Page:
Every Baby with a Digital Recorder

Imagine if every little baby that was born anywhere in the world had an invisible digital recorder hung about his neck. And this tape recorder only recorded the moral judgments which this child made against others. Every time this child starts to say, “You ought,” or “You should,” it starts to record. Eventually this baby grows up and dies and comes to that great moment when he stands before God as judge. Suppose, then, that God simply touched the playback button on the digital recorder and he heard all his words playing through the speaker. All those statements throughout the years said by his voice where even the tonal inflection in his voice was heard clearly. Each and every statement he had made against others in moral judgment. God says, “I’m going to be really fair. I’m not going to judge you by my standards (Ten Commandments, Sermon on the Mount, etc.) but by your standards.” He could hear it going on for years — thousands and thousands of judgments made against others.

Not a single person would pass this test.

Source: Francis Schaeffer, The Church at the End of the Twentieth Century, 2d ed (Wheaton, IL: Crossway, 1985), 49-50.

Can I Be Saved if I Refuse to Forgive?

Can I refuse to forgive someone and still be saved? In a simple answer, NO.

Embedded inside Jesus’ Sermon on the Mount is this:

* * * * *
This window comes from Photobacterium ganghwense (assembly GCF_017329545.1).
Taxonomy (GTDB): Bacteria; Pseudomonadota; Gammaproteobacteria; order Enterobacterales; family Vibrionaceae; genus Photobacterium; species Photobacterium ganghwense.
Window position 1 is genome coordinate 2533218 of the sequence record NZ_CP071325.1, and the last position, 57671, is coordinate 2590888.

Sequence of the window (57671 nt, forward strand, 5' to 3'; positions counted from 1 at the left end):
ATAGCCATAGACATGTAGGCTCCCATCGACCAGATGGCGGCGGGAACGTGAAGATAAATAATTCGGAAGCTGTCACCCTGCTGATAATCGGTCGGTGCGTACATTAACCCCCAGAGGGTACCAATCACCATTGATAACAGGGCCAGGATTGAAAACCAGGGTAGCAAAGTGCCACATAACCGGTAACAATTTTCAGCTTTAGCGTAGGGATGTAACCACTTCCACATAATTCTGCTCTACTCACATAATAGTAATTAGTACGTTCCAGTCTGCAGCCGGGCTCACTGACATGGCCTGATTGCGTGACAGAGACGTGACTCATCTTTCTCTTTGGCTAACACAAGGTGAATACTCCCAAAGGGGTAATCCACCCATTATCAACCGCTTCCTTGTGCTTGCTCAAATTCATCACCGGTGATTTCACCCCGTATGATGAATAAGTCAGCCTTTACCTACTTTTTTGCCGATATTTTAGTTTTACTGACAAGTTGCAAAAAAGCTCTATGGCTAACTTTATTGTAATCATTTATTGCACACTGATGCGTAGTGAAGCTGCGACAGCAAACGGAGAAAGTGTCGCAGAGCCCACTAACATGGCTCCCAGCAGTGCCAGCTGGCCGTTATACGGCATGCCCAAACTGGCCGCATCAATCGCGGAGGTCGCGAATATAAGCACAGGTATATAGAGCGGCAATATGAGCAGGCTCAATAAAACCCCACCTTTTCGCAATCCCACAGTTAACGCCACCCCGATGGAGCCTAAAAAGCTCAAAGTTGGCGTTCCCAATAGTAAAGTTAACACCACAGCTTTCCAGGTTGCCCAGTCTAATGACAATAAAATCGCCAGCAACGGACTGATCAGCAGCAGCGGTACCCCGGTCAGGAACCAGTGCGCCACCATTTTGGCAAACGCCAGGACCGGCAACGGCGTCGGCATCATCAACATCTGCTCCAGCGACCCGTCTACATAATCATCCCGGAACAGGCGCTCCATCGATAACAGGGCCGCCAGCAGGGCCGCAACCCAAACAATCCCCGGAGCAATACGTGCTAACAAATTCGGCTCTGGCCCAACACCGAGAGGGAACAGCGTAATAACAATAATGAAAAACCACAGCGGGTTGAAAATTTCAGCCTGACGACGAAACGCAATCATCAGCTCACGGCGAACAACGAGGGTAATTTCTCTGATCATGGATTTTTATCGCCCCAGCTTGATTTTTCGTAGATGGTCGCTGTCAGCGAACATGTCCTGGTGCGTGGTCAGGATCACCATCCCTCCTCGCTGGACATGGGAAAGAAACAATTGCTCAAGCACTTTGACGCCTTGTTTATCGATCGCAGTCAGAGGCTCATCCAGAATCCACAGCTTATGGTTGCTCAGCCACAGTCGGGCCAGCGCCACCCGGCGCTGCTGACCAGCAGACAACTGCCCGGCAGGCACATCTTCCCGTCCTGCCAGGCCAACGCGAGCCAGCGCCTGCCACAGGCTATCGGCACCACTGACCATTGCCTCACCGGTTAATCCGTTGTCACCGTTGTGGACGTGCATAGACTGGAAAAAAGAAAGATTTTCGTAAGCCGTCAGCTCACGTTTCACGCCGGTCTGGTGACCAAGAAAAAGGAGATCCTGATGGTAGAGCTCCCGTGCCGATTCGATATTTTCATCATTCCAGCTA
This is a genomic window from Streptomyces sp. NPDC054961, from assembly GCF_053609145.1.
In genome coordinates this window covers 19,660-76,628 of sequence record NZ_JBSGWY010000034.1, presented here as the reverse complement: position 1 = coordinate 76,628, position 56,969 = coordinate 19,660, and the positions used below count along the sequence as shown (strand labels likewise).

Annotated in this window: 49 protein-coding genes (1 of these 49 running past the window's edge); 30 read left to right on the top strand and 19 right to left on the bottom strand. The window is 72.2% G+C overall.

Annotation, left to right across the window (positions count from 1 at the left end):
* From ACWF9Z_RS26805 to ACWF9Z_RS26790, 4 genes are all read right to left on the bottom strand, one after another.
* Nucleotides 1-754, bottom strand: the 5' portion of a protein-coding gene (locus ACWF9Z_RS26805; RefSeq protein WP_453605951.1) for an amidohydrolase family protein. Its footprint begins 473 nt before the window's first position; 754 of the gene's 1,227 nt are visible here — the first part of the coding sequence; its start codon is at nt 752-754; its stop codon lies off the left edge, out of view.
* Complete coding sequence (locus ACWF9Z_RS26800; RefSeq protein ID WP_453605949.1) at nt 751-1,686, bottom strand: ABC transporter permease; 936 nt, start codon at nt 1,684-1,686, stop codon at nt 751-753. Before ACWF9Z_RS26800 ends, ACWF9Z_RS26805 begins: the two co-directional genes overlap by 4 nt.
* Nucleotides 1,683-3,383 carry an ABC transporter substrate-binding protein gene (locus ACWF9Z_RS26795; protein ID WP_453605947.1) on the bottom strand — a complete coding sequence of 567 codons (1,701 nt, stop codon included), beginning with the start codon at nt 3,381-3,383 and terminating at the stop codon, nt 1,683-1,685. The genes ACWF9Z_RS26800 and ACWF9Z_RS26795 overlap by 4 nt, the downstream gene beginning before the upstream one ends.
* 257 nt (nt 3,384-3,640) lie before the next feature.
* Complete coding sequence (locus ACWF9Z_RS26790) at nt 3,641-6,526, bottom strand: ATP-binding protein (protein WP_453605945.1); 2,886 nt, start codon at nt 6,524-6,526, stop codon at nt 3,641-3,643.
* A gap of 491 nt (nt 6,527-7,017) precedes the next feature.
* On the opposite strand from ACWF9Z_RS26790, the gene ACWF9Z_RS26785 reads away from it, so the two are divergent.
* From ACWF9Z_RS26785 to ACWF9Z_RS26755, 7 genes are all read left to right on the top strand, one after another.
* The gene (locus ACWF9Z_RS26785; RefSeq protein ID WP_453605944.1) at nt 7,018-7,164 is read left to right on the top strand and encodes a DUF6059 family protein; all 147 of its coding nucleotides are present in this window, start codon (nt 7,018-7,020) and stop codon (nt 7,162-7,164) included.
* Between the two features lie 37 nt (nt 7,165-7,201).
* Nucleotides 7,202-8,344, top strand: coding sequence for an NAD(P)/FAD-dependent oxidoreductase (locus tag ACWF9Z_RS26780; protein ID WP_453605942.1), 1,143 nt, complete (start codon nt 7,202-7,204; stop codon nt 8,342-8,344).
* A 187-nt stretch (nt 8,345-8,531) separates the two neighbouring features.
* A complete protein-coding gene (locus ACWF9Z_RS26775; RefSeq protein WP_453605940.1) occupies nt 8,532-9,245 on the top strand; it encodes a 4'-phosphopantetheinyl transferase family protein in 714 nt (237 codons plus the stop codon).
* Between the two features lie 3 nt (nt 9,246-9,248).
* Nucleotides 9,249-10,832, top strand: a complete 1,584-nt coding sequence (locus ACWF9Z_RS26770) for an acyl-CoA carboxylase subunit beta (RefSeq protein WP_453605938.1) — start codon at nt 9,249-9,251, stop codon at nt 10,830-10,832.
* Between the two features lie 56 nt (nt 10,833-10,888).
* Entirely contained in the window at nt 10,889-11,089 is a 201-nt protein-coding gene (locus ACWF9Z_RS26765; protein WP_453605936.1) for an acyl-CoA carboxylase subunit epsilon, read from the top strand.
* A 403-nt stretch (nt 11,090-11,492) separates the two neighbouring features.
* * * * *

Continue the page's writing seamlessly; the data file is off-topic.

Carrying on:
“For if you forgive others their trespasses, your heavenly Father will also forgive you, but if you do not forgive others their trespasses, neither will your Father forgive your trespasses” (Matthew 6:14-15).

This is an uncomfortable passage for many of us. It raises a crucial question: Does Jesus’ statement call into question “eternal security”? Will I forfeit my eternal relationship with Jesus Christ if I obstinately refuse to forgive someone else who has harmed me? By refusing to forgive another, have a lost my grip on salvation? Was I a child of God and then lost my special status?

Shortly after communicating these words, Jesus concludes His sermon with this:

“Not everyone who says to me, ‘Lord, Lord,’ will enter the kingdom of heaven, but the one who does the will of my Father who is in heaven. On that day many will say to me, ‘Lord, Lord, did we not prophesy in your name, and cast out demons in your name, and do many mighty works in your name?’ And then will I declare to them, ‘I never knew you; depart from me, you workers of lawlessness'” (Matthew 7:21-23).

It is significant that Jesus did not say, “I no longer know you” or “you lost your salvation.” Instead, He says, “I never knew you.”

The Dutch Calvinist Herman Ridderbos’ comments are helpful at this point:

“Whoever tries to separate man’s forgiveness from God’s will no longer be able to count on God’s mercy. In so doing he not merely forfeits this…. Rather he shows that he never had a part in it. God’s mercy is not something cut and dried that is only received once. It is a persistent power that pervades all of life. If it does not become manifest as such a power, then it was never received at all.”
Ridderbos’ comments are confirmed by the Apostle John’s words:

“They went out from us, but they were not of us; for if they had been of us, they would have continued with us. But they went out, that it might become plain that they all are not of us” (1 John 2:19).

Jesus was deadly serious in how we treat others. As a follower of Christ, do you need to forgive someone else?

— Please Note: I am indebted to New Testament scholar Craig Blomberg for a significant part of this.